I walked a few more metres and into some trees
and from the cover they provided saw two more feeding fish. I had
to walk through the trees and onto some swampy land to get to an
area open enough to cast. And again, as soon as I moved into the
open the fish disappeared. It would appear that these are well educated
Still, it was good to see fish like these in
a lake so close to a city. As I had to get to Tauranga I was not
able to explore further but would like to go back to this lake in
winter when I think the fish will be much less disturbed by other
water sports and park users. I also see this as a great place to
take a younger angler to learn to cast and fish.
My next fishing experience however found me looking
for fish in a much more disturbing manner.....
|11 March 2010: The best laid plans
of mice and anglers
|Access issues continue to be a growing concern.
Over the past few days when
I have been away from any keyboard and computer screen I have had
the chance to experience some truly great and some not so great
moments on the water. I will be describing these over the next few
But before fishing was buiness and I met with
Rob Pitketheley from Eastern Region Fish and Game to talk about
the access issues that are facing those wishing to get to the superb
fishing on the Rangitaiki
within the Kaingaroa Forest area. I found that although Timberlands
is allowing very limited access to the river (walking only and no
overnight camping allowed) and so most of the river remains out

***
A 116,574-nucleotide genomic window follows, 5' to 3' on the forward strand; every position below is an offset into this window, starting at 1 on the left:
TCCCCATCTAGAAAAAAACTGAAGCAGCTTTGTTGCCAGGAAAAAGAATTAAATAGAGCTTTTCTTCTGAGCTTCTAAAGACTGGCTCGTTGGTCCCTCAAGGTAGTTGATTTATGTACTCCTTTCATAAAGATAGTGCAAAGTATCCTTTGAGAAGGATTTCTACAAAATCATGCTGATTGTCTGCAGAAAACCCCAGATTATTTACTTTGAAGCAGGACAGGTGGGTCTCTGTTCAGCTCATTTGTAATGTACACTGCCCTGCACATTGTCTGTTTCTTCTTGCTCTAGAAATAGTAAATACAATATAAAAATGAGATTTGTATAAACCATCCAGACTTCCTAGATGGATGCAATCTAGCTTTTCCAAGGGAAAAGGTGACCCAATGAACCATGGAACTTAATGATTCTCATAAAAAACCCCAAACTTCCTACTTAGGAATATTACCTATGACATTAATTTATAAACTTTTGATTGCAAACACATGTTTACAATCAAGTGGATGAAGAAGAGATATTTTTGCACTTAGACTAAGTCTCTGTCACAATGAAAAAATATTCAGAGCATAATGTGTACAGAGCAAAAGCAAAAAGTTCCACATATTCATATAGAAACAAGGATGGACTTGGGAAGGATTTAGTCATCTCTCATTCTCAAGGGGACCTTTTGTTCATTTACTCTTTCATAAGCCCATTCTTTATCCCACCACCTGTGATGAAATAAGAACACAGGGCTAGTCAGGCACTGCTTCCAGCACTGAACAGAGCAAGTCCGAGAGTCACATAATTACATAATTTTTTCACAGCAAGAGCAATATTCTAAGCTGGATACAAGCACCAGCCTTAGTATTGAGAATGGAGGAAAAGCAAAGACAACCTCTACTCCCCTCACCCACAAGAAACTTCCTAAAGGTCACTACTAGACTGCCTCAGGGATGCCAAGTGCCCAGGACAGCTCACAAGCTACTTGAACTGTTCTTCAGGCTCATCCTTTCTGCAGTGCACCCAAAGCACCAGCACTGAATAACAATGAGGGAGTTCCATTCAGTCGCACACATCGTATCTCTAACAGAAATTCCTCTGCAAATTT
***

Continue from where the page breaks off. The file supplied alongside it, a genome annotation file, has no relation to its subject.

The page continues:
of reach for anglers, Rob is making progress. We have to thank Rob
and his team for so tirelessly working on this important issue.
It has been a great example of diplomacy and patience as he tries
to ensure that the river and associated waters such as the Flaxy
Lakes and Wheao
River and Canal are open for all to use again.
We are pleased to report also that the access
to our waters and lakes is gaining some media attention and I have
been interviewed by National Radio on the issue and believe that
this report will go to air tomorrow (12 March) on Morning Report
between 7 am and 9am. TV3 is also making a programme about access
issues and hopefully this will go to air in the next few weeks.
| Some great fishing to begin with
And then there was some astonishing
fishing. While in Rotorua meeting Rob I thought it would be rude
not to fish somewhere around the region that evening and decided
to fish the Awahou River mouth on Lake
Rotorua. Rob had told me this section of the lake was really
firing with people reporting phenonmenal catches (Auckland guide
Hirtzel caught over 60 fish up to 5lbs in around 4 -5 hours
one day recently and catch rates of over 80 fish were doing the
rounds. While I was there a Welshman seemed to be hauling in a fish
every third cast making me glad that we could at least still beat
them in rugby).
This stream mouth is not to be fished by the